All three providers now deploy with Kubernetes RBAC enabled by default, a big win in the security column. EKS even makes RBAC mandatory, as it does for Pod Security Policy support, which, while supported by the other two providers, requires opt-in for each cluster.

On the other hand, none of the providers currently enables Network Policy support by default. EKS requires the customer to install and manage upgrades for the Calico CNI themselves. AKS provides two options for Network Policy support, depending on the cluster network type, but only allows enabling support at cluster creation time.

All three clouds now offer a few options for limiting network access to the Kubernetes API endpoint of a cluster. Even with Kubernetes RBAC and a secure authentication method enabled for a cluster, leaving the API server open to the world still leaves it unprotected from undiscovered or future vulnerabilities, seen most recently in the now-patched Billion Laughs vulnerability, which created the potential of denial-of-service attacks by unauthenticated users. Applying a CIDR whitelist or giving the API a private, internal IP address rather than a public address also protects against scenarios such as compromised cluster credentials.

EKS introduced managed node groups at re:Invent last December. While managed node groups remove a fair bit of the previous work required to create and maintain an EKS cluster, they do come with a distinct disadvantage for node network security: all nodes in a managed node group must have a public IP address and must be able to send traffic out of the VPC. Effectively restricting egress traffic from the nodes becomes more difficult. While external access to these public addresses can be protected with proper security group rules and network ACLs, they still pose a serious risk if the customer incorrectly configures or does not restrict the network controls of a cluster’s VPC. This risk can be mitigated somewhat by only placing the nodes on private subnets.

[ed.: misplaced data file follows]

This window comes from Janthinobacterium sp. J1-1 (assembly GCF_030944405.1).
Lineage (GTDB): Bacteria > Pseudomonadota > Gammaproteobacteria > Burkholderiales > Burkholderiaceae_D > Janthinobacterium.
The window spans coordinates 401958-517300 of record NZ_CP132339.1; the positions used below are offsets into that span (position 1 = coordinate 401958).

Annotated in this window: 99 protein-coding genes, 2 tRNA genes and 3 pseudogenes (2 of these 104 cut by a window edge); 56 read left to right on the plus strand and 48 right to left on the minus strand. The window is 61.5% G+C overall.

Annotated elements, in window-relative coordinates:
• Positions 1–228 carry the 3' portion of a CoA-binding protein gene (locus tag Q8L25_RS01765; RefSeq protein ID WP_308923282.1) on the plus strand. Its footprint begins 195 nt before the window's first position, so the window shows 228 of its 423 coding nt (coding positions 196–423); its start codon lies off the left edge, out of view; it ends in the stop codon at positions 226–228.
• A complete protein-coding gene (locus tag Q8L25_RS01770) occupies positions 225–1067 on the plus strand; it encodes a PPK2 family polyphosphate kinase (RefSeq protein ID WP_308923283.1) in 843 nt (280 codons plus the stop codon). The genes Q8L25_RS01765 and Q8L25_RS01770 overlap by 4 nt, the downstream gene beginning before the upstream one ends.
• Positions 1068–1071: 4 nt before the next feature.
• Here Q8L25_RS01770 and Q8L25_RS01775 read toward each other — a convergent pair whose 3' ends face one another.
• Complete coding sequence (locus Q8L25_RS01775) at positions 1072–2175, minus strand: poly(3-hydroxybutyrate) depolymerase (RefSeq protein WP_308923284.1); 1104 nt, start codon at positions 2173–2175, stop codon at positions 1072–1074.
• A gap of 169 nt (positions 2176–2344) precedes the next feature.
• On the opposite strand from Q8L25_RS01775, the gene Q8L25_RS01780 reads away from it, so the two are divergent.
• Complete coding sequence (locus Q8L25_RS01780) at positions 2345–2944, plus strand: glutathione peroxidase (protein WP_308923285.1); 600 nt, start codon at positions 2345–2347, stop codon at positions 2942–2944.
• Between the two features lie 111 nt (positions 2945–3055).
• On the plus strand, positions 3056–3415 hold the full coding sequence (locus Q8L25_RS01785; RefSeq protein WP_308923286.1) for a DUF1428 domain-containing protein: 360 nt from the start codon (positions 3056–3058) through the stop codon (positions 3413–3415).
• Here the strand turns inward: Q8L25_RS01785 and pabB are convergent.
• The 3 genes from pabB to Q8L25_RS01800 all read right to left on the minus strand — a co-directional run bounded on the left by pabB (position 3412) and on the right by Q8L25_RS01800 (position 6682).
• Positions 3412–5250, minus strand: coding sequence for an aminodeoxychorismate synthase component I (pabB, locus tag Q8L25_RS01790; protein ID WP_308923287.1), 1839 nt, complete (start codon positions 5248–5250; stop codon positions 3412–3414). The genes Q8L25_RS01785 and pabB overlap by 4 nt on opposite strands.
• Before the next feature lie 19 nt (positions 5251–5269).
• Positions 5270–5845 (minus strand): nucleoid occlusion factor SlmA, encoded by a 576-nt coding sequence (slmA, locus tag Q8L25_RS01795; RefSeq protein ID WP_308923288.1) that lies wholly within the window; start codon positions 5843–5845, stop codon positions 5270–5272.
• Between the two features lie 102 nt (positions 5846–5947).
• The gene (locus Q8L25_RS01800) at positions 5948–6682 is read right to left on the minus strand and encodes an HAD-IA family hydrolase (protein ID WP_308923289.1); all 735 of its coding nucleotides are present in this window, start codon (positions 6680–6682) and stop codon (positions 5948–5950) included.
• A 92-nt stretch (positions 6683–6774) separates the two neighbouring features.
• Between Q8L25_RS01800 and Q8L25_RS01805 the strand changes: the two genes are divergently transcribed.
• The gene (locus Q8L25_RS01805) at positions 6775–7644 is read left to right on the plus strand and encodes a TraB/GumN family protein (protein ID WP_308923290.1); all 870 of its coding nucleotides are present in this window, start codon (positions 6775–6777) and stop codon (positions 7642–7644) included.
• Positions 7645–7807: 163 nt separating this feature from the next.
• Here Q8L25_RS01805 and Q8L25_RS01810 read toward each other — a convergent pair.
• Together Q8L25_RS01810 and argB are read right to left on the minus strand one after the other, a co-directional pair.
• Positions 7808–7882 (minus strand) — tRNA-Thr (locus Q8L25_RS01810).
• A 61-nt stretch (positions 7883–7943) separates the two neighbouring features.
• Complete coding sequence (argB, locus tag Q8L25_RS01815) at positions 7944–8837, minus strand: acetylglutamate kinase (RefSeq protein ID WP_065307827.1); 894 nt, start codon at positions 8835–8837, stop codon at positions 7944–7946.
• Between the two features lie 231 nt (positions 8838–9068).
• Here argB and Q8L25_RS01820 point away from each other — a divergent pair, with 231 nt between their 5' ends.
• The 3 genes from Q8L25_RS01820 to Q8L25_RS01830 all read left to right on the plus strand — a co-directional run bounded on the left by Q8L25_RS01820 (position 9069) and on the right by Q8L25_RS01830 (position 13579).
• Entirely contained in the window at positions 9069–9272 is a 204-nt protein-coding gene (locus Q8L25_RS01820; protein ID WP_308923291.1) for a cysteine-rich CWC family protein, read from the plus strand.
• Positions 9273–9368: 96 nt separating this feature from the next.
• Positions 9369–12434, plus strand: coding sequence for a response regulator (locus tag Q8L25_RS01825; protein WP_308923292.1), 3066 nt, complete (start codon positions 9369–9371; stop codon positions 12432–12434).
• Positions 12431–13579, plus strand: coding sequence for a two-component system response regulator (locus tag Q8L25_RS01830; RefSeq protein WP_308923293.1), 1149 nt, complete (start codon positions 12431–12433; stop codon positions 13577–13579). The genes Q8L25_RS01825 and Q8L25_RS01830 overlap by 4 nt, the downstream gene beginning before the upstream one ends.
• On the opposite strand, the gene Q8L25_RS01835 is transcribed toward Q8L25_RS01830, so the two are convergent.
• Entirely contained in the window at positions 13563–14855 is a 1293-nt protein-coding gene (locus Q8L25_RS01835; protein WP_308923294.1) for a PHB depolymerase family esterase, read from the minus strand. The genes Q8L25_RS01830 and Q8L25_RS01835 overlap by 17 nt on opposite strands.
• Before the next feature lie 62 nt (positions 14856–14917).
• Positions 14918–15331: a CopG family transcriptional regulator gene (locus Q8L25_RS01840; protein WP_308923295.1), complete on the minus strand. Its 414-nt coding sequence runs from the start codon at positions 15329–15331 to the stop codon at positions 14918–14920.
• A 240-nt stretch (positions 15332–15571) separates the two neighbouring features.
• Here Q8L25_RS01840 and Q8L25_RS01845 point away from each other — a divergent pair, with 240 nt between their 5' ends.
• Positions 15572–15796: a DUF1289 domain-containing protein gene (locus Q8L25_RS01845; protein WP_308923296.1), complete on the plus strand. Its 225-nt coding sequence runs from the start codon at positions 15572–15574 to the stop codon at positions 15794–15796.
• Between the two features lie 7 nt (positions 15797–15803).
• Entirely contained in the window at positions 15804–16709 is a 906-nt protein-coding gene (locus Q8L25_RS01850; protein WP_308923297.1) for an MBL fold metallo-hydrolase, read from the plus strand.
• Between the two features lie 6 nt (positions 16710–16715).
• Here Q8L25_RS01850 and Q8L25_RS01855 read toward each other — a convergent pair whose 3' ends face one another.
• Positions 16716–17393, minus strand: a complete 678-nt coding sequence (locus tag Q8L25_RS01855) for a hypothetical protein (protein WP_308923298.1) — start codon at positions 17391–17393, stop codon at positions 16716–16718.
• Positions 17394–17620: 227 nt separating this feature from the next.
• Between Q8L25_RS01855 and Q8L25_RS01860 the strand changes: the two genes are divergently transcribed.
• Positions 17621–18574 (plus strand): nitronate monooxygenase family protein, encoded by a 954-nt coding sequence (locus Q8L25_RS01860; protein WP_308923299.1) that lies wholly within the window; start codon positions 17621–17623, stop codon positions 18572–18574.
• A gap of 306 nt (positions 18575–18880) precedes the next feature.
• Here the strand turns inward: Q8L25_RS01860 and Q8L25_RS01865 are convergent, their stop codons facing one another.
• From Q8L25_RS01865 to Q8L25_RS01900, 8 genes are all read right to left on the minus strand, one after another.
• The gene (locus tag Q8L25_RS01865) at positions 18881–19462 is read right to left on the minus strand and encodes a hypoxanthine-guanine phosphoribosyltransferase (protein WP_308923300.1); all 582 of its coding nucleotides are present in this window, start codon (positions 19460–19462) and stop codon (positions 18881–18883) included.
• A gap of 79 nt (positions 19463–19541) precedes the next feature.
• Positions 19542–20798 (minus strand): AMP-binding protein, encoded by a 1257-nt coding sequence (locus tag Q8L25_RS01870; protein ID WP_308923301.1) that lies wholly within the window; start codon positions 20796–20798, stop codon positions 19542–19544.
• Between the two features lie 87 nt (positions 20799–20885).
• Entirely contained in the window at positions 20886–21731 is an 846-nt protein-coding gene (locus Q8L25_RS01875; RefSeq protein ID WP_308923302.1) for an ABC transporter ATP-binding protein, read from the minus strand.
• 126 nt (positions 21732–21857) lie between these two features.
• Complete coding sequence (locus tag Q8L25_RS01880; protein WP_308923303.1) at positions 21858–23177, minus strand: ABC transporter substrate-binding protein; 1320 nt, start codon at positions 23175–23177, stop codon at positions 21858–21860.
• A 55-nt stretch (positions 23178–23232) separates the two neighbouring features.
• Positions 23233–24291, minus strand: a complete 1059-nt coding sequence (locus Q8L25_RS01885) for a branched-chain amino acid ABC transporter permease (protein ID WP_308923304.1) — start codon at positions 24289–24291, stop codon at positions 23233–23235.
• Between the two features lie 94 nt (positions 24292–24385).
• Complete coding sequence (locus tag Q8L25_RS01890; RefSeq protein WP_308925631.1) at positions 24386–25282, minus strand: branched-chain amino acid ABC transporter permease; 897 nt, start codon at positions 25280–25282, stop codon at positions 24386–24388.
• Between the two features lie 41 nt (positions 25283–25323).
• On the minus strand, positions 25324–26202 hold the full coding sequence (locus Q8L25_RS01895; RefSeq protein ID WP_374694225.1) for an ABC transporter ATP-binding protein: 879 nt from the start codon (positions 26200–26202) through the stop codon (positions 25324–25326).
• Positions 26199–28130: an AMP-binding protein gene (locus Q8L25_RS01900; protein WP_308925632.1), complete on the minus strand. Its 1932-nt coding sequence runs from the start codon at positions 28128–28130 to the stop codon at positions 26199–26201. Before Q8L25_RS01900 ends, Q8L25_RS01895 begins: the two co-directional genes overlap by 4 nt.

Container Image Services

EKSAKSGKE

Image repository service

ECR (Elastic Container Registry)

ACR (Azure Container Registry)

GCR (Google Container Registry)

Supported formats

Access security

Storage

S3 buckets

Not documented

GCS buckets

Storage security

Not documented (may not be applicable)

Supports image signing

No

Yes

No

Supports immutable image tags

Yes

No

No

Image scanning service

Yes; OS packages only

Yes (preview); not clear if runtime application language libraries are covered

Yes; OS packages only

Registry SLA

99.9%; financially-backed

99.9%; financially-backed

None

Comments

All three cloud providers offer similar container image registry services. The addition of ACR’s support for image signing allows users to establish and confirm the authenticity and integrity of their images. ECR’s support for immutable image tags helps its users trust that using the same image:tag will result in deployment of the same build of a container image every time.

All three registry services also allow some degree of access control. However, the degree of control varies. ECR and ACR both support scoping access controls to the repository level, which GCR does not support. In addition, because access control to a GCR registry depends directly on the permissions for the Google Cloud Storage bucket backing that registry, limiting access to the storage bucket by using a service perimeter can break access to GCS buckets in other GCP projects, among other side effects.

Notes on Data and Sources

The information in this post should be considered a snapshot of these Kubernetes services at the time of publication. Supported Kubernetes versions in particular will change regularly. Features currently in preview (Azure terminology) or beta (GCP terminology) at this time are marked as such and may change before becoming generally available. AWS has no relevant preview features listed in their EKS documentation at this time.

All data in the tables comes from the official provider online documentation (kubernetes.io in the case of open-source Kubernetes), supplemented in some cases by inspection of running clusters and service API queries. (Cloud-Native Computing Federation conformance data is an exception.) Some of this information, particularly for supported Kubernetes versions, may be specific to regions in the US; availability may vary in other regions. Values for open-source Kubernetes are omitted where they are either specific to a managed service or depend on how and where a self-managed cluster is deployed.

We also do not attempt to make comparisons of pricing in most cases. Pricing of resources, even for a single provider, can vary wildly between regions, and even if we came up with a standard sample cluster size and workload, the ratios of the costs may not be proportional for a different configuration. In particular, note that some optional features like logging, private network endpoints for services, and container image scanning may incur additional costs in some clouds.

We also do not address performance differences between providers. A lot of variables come into play for benchmarking. If you need accurate numbers, running your own tests to compare the multiple compute, storage, and network options of each provider, in addition to testing with your application stack, would provide the most accurate data for your needs.

All attempts have been made to ensure the completeness and accuracy of this information. However, errors or omissions may exist, due to unclear or missing provider documentation, or due to errors on our part.